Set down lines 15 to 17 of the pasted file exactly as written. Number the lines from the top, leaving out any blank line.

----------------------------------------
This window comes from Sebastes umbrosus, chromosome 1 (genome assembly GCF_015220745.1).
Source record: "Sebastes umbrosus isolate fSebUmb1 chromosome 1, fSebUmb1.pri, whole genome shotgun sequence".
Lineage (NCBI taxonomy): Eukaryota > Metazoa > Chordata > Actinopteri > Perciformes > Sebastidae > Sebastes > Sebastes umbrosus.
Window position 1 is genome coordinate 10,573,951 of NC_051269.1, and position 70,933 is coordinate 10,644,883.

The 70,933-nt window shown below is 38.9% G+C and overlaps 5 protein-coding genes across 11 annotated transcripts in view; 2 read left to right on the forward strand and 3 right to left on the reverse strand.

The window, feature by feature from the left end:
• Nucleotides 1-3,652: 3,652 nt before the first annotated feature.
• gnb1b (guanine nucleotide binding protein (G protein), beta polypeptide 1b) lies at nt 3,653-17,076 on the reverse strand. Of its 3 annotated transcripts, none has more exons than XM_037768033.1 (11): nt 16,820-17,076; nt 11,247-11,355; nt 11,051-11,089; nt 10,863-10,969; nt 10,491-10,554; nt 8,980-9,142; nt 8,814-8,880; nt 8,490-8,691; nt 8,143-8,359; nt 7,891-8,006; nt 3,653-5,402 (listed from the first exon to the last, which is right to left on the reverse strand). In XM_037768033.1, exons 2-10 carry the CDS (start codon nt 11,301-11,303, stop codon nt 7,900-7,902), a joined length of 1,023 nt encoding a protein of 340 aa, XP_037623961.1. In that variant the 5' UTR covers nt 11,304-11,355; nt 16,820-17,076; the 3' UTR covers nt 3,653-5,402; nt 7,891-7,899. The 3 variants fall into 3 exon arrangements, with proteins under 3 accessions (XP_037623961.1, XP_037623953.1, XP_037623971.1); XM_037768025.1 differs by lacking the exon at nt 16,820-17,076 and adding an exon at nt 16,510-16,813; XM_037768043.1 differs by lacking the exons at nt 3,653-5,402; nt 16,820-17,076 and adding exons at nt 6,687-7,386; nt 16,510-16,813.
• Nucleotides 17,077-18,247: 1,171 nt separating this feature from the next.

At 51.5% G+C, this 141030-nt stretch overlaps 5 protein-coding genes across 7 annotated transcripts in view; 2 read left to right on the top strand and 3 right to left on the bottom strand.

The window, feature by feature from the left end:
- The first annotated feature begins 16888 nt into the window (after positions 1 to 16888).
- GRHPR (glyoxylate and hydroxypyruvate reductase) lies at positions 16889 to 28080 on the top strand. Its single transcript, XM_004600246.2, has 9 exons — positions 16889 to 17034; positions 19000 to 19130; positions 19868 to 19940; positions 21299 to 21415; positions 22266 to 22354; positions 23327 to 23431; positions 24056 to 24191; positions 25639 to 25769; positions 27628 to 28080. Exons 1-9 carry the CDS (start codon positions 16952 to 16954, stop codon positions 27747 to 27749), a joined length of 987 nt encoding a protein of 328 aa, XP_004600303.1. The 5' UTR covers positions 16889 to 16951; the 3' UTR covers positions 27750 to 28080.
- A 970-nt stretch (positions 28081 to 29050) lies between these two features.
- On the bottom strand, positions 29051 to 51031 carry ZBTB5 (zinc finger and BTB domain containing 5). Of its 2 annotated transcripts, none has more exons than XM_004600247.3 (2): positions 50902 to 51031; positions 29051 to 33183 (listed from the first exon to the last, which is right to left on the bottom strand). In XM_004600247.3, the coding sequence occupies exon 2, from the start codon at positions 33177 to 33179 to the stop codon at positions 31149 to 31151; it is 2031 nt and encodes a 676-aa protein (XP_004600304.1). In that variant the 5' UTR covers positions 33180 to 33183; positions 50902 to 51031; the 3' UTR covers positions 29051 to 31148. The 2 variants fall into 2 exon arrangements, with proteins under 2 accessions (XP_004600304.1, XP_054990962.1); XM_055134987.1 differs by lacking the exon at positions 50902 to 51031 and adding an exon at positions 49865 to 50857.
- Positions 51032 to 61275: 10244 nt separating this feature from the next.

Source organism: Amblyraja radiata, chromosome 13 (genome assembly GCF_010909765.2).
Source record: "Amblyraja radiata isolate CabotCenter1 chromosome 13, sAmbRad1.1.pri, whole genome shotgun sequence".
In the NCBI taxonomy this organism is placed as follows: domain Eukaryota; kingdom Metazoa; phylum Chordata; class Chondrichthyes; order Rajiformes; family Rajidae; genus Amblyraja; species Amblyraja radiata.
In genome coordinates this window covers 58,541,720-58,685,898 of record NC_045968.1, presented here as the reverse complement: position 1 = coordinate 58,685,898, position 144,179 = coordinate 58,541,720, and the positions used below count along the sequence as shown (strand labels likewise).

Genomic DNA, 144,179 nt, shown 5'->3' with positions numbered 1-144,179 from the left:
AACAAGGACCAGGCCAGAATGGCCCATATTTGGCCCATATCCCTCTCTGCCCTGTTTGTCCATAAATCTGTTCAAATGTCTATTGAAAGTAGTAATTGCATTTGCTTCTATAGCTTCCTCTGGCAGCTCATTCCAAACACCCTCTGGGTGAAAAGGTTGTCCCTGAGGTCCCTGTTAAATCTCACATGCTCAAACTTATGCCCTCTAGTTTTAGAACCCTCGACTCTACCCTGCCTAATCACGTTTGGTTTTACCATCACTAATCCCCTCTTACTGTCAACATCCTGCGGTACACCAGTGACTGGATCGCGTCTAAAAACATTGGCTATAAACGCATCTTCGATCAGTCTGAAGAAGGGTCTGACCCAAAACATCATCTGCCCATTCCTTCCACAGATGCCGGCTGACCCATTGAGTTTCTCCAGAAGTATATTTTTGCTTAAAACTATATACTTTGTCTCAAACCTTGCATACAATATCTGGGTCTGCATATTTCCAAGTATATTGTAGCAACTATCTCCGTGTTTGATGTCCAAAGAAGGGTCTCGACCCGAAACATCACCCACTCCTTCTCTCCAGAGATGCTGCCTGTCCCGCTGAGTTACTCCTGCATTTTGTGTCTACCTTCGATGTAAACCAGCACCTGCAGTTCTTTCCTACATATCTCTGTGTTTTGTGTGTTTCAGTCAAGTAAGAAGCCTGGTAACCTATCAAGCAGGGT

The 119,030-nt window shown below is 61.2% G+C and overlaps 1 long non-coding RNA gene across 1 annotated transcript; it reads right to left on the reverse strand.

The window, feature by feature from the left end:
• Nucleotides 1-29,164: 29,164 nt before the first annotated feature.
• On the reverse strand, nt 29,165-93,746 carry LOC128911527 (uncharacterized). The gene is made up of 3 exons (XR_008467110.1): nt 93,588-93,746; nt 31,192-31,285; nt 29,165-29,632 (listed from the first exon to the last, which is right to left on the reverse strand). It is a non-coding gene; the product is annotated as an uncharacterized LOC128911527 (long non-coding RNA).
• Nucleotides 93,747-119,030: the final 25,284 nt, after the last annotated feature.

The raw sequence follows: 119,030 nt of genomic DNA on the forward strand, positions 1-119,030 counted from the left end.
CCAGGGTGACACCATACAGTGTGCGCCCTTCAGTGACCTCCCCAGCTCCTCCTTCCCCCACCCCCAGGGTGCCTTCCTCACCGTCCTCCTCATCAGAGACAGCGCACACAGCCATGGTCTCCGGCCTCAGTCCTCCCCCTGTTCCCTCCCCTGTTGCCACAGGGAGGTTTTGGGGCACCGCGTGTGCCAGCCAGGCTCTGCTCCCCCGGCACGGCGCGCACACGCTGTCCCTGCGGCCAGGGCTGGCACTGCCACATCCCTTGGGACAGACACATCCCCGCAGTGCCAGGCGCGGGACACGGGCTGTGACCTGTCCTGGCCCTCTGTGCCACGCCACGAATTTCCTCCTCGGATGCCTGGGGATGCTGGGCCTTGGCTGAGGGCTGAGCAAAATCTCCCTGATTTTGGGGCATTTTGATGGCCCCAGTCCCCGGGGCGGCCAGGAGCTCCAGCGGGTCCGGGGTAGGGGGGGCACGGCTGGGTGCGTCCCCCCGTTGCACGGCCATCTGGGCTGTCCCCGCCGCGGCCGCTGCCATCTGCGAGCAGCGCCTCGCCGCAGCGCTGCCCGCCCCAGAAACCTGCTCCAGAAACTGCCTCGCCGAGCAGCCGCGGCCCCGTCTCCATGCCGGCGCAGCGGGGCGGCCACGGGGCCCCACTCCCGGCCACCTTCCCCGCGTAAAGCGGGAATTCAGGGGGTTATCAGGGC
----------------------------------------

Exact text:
- On the bottom strand, positions 29051 to 51031 carry ZBTB5 (zinc finger and BTB domain containing 5). Of its 2 annotated transcripts, none has more exons than XM_004600247.3 (2): positions 50902 to 51031; positions 29051 to 33183 (listed from the first exon to the last, which is right to left on the bottom strand). In XM_004600247.3, the coding sequence occupies exon 2, from the start codon at positions 33177 to 33179 to the stop codon at positions 31149 to 31151; it is 2031 nt and encodes a 676-aa protein (XP_004600304.1). In that variant the 5' UTR covers positions 33180 to 33183; positions 50902 to 51031; the 3' UTR covers positions 29051 to 31148. The 2 variants fall into 2 exon arrangements, with proteins under 2 accessions (XP_004600304.1, XP_054990962.1); XM_055134987.1 differs by lacking the exon at positions 50902 to 51031 and adding an exon at positions 49865 to 50857.
- Positions 51032 to 61275: 10244 nt separating this feature from the next.

Source organism: Amblyraja radiata, chromosome 13 (genome assembly GCF_010909765.2).